Mark Ella, courtesy of The Australian, 14 May 2011
In 1983 I captained the Wallabies against a highly strung Italian side in Rovigo, northern Italy, in what was supposed to be a nice lead-up to an arduous French tour to come. My twin brother Glen was also selected at fullback for his second Test match in a young Wallabies team and it was exciting running on the field together playing away from home.
As expected it was a difficult match on the field with the gutsy Italians refusing to give an inch and pushing us all the way, but on that day most of the trouble came from their raucous fans who were baying for blood and it soon felt like we were playing inRome’s Colosseum instead.
At one stage, Glen retrieved the football after an Italian kick in the deep at fullback and returned fire with a midfield up-and-under which he duly followed through. But what happened next surprised us all when the Italian fullback not only took the ball just as Glen was about to tackle him, but lifted his arm and elbowed Glen in the throat, causing him to collapse to the ground.
I covered at fullback only to watch from 50 metres away as Glen got off the ground to lay one of the best punches that I have ever seen, knocking his opposite number out cold.
Not only did Glen spend the next five to 10 minutes running around the field ducking and weaving from the hysterical Italian players, but over a dozen of their fans who jumped the fence as well.
Somehow as captain I managed to convince the French referee that it was a reflex action and fortunately he stayed on the field, but from then on his nickname on tour was ‘Lionel’ after Australia’s greatest indigenous boxer, Lionel Rose.
Reflecting back on those moments in the heat of battle makes me smile. But this week I feel nothing but sadness after the passing of Lionel Rose, who I first watched on a black and white TV at home as a nine-year-old.
Such was his mesmerising skill and talent on that day as he fought the Japanese boxer ‘Fighting’ Harada that I still clearly remember my family and half the neighbourhood on the mission at La Perouse all gathered around the TV watching Rose rise to greatness. I remembered how he went 15 brutal rounds and never capitulated in an amazing bout that still lingers in the memory of literally thousands of Australians who supported him throughout his boxing career.
The black fullas at Lapa, like every indigenous community aroundAustralia, were proud that Rose had become world champion because it gave us hope that anything could be achieved if the hard work was put in.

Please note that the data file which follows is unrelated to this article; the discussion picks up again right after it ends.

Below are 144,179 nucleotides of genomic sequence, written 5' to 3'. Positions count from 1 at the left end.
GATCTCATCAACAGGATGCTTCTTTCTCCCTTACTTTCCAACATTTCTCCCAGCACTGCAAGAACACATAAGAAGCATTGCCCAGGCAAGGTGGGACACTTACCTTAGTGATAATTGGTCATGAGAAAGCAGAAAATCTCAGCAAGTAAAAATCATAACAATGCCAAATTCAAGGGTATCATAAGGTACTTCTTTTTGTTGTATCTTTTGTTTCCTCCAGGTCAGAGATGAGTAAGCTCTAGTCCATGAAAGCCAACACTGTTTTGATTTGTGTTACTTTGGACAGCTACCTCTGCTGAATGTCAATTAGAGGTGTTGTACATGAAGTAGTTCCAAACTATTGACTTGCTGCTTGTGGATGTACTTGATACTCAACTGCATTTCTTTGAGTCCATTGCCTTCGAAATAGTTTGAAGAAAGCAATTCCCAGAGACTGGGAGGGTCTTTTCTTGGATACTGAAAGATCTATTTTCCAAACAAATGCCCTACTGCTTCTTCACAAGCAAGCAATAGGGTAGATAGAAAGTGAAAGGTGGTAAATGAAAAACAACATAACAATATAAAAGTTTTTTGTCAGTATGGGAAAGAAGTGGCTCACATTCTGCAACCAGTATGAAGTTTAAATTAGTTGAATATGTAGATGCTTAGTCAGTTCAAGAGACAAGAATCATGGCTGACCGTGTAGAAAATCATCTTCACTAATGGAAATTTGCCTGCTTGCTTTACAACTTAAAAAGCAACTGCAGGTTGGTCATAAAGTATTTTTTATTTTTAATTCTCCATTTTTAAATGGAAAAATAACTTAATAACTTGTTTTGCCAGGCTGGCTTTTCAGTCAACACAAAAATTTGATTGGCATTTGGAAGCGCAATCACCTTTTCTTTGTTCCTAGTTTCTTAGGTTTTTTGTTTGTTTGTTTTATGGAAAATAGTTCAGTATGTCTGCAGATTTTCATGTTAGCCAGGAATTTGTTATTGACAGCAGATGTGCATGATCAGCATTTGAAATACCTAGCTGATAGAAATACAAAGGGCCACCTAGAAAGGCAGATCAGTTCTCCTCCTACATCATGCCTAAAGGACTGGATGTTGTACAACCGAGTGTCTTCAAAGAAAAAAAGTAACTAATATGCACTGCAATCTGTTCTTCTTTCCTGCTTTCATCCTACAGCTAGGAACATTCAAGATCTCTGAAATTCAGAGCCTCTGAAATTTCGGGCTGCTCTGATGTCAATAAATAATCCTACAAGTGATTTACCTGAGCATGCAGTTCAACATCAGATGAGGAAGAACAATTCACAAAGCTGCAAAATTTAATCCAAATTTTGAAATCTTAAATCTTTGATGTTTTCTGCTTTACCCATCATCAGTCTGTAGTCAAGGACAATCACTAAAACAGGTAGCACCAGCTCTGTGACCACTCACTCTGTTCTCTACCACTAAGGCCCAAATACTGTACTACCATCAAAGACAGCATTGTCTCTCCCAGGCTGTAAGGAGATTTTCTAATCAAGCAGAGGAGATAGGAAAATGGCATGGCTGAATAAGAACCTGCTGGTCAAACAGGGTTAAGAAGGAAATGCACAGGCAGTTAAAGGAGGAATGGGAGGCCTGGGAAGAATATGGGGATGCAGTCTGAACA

He had just becomeAustralia’s first indigenous world champion and whether he had any choice or not, the role model for many other indigenous sportsmen and sportswomen for years to come.
His victorious return toMelbournewas akin to the Queen visitingAustraliaand I can’t remember other athletes, even some of our country’s greatest and most successful Olympians being received by over 250,000 fans. And this was way back in 1968 when the treatment of indigenous Australians was less than complimentary.
He was treated like royalty, and so he should have been with a record of 42 wins and only 11 losses.
Rose broke the boundaries by becomingAustralia’s first Indigenous Australian of the Year and again proved to be an inspiration for future generations.
I had the opportunity of meeting Rose on only a few occasions during my playing days but he carried himself with dignity and I count myself lucky to have met such a warm, generous and unassuming person.
He didn’t like talking about his career, which typifies most indigenous people all overAustralia.
His success lifted the hopes of many Australians, not only indigenous, but what followed after that momentous occasion was the rise of a number of indigenous athletes including the graceful Evonne Goolagong who went on to win Wimbledon not long after.
It’s hard to state in words the influence Rose had on indigenous sportspeople. He was and still is in passing the greatest indigenous athlete of all-time, including Goolagong and Cathy Freeman.
Rose’s influence in recent years may have diminished because he fell into hard times, but the Generation-Y will no doubt be given a history lesson by parents all over the country.
It’s sad we don’t appreciate what we have until it’s gone.
Rose was a champion in every sense of the word.Australiaand the boxing community will sadly miss his presence, but he will be remembered as a brilliant and gifted fighter.
His fight against Harada was such a long time ago, but memories like that will never die.
Lionel Rose – Rest in Peace.